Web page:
"Tears in Heaven"
Authorís Note: This short story kind of bugged me while I was trying to work on chapter 3 of my other fic until I wrote it down. And I got the title for this story, of course, from the song of the same name. I am almost done with that chapter, for those who are following that story arc, even though I only currently have that story at ff.net. And hopefully, since Iím going on a 10+ hours trip on Friday and Sunday this weekend (while en route to and from my uncleís memorial service), I will get that chapter (and maybe more of chapter 4, which is half-done) written while in the car.
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The room at Starfleet Command was partitioned off, with the smaller outer chamber, which was currently filled with delegates from a number of different planets, the media, Starfleet brass, and assorted shipmates of Commanders Tucker and TíPol. The larger portion contained just five living people at the moment, and the body of the little one who had caused such a fuss simply by existing.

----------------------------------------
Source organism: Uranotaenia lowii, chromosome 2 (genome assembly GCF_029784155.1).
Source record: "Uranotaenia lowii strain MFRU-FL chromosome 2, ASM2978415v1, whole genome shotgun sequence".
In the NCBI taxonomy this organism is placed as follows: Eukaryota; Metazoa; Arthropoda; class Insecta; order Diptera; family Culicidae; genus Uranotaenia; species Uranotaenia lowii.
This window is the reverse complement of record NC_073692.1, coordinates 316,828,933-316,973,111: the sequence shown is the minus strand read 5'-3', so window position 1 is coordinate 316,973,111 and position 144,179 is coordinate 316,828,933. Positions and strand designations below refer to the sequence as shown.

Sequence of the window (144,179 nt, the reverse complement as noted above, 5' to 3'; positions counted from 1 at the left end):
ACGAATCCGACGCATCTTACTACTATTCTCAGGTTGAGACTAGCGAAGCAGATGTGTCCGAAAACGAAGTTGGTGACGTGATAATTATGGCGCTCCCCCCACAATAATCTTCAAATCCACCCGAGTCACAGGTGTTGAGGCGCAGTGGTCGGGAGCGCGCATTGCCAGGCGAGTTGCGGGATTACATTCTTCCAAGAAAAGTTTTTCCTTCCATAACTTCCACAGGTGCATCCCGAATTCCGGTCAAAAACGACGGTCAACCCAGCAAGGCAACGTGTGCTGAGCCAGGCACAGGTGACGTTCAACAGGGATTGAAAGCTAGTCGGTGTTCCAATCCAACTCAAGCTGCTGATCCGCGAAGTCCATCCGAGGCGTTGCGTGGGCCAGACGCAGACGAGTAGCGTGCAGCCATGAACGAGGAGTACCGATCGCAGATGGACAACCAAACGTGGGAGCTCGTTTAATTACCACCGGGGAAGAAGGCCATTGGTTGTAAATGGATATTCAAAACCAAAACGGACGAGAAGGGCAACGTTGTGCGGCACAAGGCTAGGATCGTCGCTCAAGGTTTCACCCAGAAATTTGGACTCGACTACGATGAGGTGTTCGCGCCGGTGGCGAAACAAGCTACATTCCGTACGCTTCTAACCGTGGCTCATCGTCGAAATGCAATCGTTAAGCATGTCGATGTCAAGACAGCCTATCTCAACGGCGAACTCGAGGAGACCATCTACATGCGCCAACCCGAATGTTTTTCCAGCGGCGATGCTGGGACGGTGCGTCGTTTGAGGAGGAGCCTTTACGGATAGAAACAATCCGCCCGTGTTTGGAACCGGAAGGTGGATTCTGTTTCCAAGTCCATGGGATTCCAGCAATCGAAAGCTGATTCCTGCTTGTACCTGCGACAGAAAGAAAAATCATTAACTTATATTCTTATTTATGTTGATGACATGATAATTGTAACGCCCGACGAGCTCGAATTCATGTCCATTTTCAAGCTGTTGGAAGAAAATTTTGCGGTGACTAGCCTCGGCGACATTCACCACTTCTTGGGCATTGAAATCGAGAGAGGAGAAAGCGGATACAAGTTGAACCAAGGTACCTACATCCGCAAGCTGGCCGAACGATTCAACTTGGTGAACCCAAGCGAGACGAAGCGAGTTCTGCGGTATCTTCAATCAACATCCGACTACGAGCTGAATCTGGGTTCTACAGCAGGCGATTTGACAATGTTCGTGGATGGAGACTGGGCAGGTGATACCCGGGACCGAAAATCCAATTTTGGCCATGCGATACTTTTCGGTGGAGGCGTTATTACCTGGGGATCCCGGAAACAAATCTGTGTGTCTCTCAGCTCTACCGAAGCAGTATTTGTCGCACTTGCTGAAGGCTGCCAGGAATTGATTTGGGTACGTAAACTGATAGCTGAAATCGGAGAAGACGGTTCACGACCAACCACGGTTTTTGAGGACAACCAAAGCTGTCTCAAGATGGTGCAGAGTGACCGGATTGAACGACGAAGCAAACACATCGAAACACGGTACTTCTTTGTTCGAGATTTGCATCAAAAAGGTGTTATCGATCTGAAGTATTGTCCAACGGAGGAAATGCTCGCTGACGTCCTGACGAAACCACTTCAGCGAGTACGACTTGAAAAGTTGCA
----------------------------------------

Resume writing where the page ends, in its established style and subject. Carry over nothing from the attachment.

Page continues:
The Vulcan priest finished the last of the traditional rites that would be performed, though he would repeat some of them in the more public setting humans preferred in a short time. His final words to the two grieving parents were the traditional phrase, ďI grieve with thee,Ē before he departed to allow them a short time to themselves to prepare for what was still to come. The other two occupants of the room quietly stepped forward to offer their own condolences, having been with Trip and TíPol when their daughter had perished on Enterprise, then the captain and Dr. Phlox exited the room as well.